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  • Ron Tizzard
    October 17, 2012 - 10:55

    Perhaps the most personal and publically accepted (by the letter of the law) is one's' legally attested Last Will and Testament. It is my opinion that somebody with such a will in place, deemed sane, in the final days of his or her life, suffering physical pain, with no chance of recovery i.e. terminal... there should be a formula whereby that person may hasten an end his/her life, enjoying his/her community's (relatives and friends) assent and support in one's final hours. Communally applied laws exist, and must exist to govern commonly accepted (legal) modes of behaviours amongst people living together, to mutually support on a manner of life together. When, in the final analysis, one's personal life and physical well-being is threatened, levels of unconsciousnesss, limited and finally deemed to be terminal...towards the end, in the throes of unmanageable pain and sensibility there should be a legal means for life to be mercifully assisted to end by a physician....by withdrawing useless medical treatments, and let nature take its course thereafter, applying perhaps, with medical consultation, any required pain relieving medication. Personally, I had a brother who died in such a position..finally in a hospital bed, nothing else to be done medically, in (moans)and out of consciousness, unaware of surrrounds, labouring to breath, grimising in great pain even with sedation. After a discussion with physicians, and knowing any further medication would certainly hasten his death (mercifully)...with family around, the physician and I locked eyes across my broyther's bed side, I nodded to the physician to apply the pain-releiving medication; my bother passed in peace a short will later. I knew my brother, and in the given situation I know I made the right decision. Personally, I trust medical opinions...and agree that useless, prolonged treatments should be discussed earlier with patients and their families regarding the application of medication in the the final days regarding any associated pain relief which may be required..while it may hasten an unintended death process. Good article...a necessary read from my perspective. Thank you Pam.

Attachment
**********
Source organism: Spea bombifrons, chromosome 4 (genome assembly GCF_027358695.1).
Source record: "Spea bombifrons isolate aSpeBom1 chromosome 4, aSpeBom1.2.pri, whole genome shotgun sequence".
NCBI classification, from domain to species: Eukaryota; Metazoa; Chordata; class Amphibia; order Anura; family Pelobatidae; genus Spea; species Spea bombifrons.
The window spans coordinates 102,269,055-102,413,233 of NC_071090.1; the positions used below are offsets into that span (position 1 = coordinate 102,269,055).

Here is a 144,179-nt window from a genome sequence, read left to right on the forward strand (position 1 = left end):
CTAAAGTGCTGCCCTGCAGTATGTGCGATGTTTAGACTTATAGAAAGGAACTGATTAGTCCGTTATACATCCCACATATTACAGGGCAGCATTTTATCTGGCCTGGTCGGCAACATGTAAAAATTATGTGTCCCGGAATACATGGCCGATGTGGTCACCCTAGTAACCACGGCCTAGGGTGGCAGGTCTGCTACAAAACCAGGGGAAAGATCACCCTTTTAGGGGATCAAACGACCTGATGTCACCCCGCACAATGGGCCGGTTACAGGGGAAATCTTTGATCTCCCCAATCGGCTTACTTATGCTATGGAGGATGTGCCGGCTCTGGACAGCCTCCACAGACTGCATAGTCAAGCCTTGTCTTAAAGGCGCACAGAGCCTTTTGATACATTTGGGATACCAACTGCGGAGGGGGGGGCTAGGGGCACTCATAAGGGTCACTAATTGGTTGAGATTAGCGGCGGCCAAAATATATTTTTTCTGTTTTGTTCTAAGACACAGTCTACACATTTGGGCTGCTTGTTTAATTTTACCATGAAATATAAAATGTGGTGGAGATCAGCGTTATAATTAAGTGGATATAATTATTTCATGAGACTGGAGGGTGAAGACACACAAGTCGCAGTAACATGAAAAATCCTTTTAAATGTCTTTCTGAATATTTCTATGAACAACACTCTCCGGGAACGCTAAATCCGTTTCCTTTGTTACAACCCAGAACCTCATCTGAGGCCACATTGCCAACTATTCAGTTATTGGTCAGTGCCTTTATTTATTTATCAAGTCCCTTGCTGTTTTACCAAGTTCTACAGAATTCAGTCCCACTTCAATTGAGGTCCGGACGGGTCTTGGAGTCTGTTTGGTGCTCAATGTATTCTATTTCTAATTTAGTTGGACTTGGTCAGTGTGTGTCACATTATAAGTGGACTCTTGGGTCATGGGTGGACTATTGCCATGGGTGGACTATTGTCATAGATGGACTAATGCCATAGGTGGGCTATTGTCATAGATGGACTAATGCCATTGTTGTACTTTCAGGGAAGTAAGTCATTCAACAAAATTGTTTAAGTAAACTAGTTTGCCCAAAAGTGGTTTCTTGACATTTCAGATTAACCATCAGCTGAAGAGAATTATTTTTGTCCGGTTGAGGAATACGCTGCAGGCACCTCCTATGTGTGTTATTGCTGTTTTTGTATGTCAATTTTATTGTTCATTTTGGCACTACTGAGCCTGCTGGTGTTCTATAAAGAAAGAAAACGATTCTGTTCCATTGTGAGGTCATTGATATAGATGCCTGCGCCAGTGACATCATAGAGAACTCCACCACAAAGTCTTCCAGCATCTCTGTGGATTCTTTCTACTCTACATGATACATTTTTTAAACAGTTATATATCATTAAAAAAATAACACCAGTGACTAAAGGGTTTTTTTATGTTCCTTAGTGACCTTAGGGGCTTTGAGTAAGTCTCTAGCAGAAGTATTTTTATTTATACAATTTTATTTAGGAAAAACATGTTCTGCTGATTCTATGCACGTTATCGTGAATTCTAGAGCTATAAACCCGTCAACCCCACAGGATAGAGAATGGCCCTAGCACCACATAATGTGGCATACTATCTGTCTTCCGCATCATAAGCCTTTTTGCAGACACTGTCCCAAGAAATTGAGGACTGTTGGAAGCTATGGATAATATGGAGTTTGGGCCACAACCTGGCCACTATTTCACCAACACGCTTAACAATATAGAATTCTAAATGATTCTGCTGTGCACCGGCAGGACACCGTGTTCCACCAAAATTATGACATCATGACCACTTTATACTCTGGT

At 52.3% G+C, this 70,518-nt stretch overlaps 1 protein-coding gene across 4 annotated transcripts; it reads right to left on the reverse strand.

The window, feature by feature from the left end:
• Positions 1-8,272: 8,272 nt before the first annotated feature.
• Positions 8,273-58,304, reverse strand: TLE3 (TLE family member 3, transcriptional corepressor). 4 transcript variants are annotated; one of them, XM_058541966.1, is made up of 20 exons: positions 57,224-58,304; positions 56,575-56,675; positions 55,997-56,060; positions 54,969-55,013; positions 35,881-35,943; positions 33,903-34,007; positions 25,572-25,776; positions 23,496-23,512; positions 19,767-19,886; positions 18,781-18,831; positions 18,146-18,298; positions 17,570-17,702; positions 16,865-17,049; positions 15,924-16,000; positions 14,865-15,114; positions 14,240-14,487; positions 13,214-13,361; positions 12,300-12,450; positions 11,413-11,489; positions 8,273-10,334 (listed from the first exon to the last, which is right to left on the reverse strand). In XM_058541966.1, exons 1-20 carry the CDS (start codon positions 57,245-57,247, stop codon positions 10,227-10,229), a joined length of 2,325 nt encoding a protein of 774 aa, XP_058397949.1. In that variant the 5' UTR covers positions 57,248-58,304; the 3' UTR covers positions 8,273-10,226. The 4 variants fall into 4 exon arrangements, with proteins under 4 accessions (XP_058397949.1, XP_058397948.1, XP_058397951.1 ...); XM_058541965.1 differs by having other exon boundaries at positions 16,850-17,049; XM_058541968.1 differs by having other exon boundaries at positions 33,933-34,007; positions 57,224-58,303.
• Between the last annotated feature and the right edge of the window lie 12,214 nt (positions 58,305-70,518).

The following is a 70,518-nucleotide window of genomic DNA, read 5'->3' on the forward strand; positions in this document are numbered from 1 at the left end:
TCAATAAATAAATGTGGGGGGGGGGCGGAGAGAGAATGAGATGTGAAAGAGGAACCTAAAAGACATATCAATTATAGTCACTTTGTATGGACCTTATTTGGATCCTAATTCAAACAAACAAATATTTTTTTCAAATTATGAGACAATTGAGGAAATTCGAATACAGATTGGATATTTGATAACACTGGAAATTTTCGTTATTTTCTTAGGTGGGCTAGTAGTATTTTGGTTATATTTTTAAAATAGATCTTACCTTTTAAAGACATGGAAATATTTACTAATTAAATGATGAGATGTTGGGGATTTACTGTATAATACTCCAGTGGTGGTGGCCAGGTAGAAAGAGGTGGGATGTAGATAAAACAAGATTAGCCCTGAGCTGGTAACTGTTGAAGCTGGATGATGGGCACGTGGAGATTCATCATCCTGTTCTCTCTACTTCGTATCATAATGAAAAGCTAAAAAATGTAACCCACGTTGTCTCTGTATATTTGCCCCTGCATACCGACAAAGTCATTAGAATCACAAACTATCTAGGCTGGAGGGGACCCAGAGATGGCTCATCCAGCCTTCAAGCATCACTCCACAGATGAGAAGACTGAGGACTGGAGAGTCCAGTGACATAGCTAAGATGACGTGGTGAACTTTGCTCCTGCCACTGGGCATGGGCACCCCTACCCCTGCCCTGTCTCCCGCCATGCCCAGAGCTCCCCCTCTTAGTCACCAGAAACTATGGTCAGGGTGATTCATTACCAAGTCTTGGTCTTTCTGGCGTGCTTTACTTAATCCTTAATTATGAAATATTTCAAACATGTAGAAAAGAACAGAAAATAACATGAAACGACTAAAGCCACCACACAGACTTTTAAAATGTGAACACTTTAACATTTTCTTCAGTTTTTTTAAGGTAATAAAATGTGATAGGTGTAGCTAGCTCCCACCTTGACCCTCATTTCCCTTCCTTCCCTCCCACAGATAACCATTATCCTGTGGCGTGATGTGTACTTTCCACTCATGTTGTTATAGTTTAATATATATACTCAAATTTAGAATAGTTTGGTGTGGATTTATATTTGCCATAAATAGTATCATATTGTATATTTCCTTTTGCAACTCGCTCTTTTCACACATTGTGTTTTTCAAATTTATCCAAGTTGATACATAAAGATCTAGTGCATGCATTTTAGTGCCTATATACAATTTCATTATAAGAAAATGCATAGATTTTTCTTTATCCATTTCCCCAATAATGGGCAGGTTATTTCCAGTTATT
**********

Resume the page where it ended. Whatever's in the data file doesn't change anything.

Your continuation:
• George P
    October 14, 2012 - 15:00

    In the name and cause of human dignity, social acceptance of euthanasia must be accepted as a right of passage. Surely, adequate safegusrds can be put in place to prevent abuse and to legitimize the process. We euthanize animals that are certified incurable so that they will not suffer. Do humans not deserve that same consideration? Physicians could determine when extreme suffering can and should be bypassed and should legally be able to initiate an assisted demise. Religious beliefs have no part in such determinations. So let's get on with appropriate legislation and accept the thinking of the 21st century.

  • Colin Burke
    October 14, 2012 - 10:22

    There may indeed be nothing wrong with legalizing assisted suicide for people who want it and deem it morally licit. But legalizing it in a country where many are convinced it is murder and therefore penalizing those people if they should interfere with it on the ground that it was murder, might well dampen their zeal to prevent other murders which they deem only equally wrong and which the legalizers of medically assisted dying might some day desperately need them to prevent. That is to say, Ms. Frampton might not really welcome the prospect of an able-bodied man's merely passing by if she were being mugged and muttering to himself, "Oh, that's only Pam, who has already asked for that kind of help anyway" because he believed murder is murder according to "abstract, eternal and objective standards" unaffected by people's feelings. But such a man in such a case would only be simply logical.